LONDON (Reuters) - British banks approved fewer mortgages last month, despite a boost from existing home-owners seeking to lock in cheaper interest rates ahead of the Bank of England’s rate rise in August, industry data showed on Friday.
The number of mortgages approved for new house purchases dropped by 4.3 percent on the year to 39,584 on a seasonally adjusted basis, figures from trade association UK Finance showed, and net mortgage lending was the weakest since February.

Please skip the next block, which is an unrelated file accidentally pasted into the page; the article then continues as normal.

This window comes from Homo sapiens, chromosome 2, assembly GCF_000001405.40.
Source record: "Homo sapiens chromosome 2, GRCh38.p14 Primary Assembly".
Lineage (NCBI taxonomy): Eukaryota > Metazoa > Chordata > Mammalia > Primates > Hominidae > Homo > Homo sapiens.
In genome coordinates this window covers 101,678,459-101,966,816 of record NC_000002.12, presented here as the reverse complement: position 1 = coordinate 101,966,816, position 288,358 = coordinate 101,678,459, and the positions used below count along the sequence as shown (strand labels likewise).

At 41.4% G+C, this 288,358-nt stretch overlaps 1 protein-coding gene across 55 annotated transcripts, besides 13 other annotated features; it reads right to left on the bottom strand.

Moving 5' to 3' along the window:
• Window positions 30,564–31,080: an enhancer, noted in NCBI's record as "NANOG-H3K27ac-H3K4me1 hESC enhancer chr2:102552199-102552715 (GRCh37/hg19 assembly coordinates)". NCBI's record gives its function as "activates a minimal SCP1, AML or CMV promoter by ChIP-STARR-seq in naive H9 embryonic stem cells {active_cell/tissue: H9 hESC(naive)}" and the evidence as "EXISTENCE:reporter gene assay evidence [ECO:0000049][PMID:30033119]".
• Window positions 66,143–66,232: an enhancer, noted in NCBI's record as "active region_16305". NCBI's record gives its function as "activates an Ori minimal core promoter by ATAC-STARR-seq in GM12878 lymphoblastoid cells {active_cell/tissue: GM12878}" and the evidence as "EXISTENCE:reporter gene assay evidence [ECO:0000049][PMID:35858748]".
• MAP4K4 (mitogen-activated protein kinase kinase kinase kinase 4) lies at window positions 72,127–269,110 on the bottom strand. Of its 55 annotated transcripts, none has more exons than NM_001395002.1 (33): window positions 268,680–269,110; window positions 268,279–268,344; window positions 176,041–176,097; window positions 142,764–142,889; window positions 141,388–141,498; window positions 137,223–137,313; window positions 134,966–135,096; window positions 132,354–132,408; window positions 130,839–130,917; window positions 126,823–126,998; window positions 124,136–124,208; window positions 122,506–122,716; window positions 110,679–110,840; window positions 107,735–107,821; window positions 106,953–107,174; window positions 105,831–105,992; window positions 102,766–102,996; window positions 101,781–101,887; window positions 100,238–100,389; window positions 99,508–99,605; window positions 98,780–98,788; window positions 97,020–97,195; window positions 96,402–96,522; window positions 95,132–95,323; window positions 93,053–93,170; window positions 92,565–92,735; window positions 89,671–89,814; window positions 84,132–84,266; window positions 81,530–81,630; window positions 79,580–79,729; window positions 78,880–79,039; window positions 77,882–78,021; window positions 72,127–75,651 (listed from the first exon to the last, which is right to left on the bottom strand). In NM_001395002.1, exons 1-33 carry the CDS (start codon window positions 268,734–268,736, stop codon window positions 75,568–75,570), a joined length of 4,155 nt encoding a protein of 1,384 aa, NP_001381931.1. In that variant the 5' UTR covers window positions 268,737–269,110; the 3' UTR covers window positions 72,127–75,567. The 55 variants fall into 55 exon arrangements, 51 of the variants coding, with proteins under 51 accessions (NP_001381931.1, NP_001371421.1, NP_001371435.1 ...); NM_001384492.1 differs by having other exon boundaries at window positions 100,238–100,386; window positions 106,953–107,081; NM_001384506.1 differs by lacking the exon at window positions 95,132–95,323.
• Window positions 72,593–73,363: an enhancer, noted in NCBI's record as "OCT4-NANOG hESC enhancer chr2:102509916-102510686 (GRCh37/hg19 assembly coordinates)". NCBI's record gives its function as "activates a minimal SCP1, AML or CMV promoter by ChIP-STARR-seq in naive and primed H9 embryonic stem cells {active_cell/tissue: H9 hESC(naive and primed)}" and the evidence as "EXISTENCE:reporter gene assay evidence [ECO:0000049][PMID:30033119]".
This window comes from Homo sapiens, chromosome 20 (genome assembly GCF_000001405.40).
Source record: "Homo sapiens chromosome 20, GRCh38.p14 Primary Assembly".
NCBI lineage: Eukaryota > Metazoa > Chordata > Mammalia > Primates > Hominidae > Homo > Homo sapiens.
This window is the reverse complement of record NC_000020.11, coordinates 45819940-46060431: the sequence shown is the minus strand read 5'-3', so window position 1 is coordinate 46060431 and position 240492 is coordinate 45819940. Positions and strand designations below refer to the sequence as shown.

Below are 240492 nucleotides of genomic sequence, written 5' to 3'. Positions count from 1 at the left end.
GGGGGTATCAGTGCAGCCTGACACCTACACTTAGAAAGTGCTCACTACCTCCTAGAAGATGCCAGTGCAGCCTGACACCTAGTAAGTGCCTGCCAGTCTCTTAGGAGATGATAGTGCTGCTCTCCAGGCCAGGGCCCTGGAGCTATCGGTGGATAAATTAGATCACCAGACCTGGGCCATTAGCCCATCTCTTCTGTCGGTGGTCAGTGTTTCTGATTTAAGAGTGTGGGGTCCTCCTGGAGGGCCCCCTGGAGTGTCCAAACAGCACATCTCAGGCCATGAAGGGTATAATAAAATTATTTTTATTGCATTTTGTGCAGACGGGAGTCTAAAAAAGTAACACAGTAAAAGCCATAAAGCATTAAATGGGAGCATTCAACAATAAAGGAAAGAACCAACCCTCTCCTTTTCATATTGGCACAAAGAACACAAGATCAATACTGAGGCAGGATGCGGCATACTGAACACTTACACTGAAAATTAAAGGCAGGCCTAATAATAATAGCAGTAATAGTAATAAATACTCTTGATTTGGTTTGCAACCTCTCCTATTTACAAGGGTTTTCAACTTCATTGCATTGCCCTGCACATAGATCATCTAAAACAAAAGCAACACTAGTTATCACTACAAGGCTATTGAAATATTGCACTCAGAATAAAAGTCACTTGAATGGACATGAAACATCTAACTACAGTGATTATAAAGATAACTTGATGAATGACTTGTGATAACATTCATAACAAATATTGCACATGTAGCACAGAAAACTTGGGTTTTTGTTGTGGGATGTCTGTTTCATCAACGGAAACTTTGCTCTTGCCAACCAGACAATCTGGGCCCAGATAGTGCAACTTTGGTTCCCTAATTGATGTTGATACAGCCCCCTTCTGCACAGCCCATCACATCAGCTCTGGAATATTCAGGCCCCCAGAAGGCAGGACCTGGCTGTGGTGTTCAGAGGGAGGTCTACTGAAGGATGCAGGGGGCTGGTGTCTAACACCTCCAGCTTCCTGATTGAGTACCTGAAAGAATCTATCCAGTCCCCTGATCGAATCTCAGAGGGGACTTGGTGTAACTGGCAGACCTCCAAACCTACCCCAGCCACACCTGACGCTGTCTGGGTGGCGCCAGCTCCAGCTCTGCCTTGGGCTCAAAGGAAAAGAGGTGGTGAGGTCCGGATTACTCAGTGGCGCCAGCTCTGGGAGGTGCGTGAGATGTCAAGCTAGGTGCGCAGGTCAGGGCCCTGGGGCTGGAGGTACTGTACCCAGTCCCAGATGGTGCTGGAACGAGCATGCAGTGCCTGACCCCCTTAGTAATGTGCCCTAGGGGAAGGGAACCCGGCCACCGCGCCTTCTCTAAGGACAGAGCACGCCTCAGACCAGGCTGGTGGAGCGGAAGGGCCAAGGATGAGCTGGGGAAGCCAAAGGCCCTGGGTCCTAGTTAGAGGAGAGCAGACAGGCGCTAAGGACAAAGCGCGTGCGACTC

“The broader economic outlook remains mixed, with households continuing to see their incomes being squeezed by rising inflation,” UK Finance director Peter Tyler said.
“July saw steady growth in gross mortgage lending, driven largely by remortgaging as homeowners locked into attractive deals in anticipation of the recent base rate rise,” he added.
Annual consumer credit growth slowed to 3.7 percent, its weakest since December 2014, though a narrower measure of credit card purchases was more robust, which UK Finance linked to the World Cup and unusually warm weather boosting spending.
Reporting by David Milliken; Editing by William Schomberg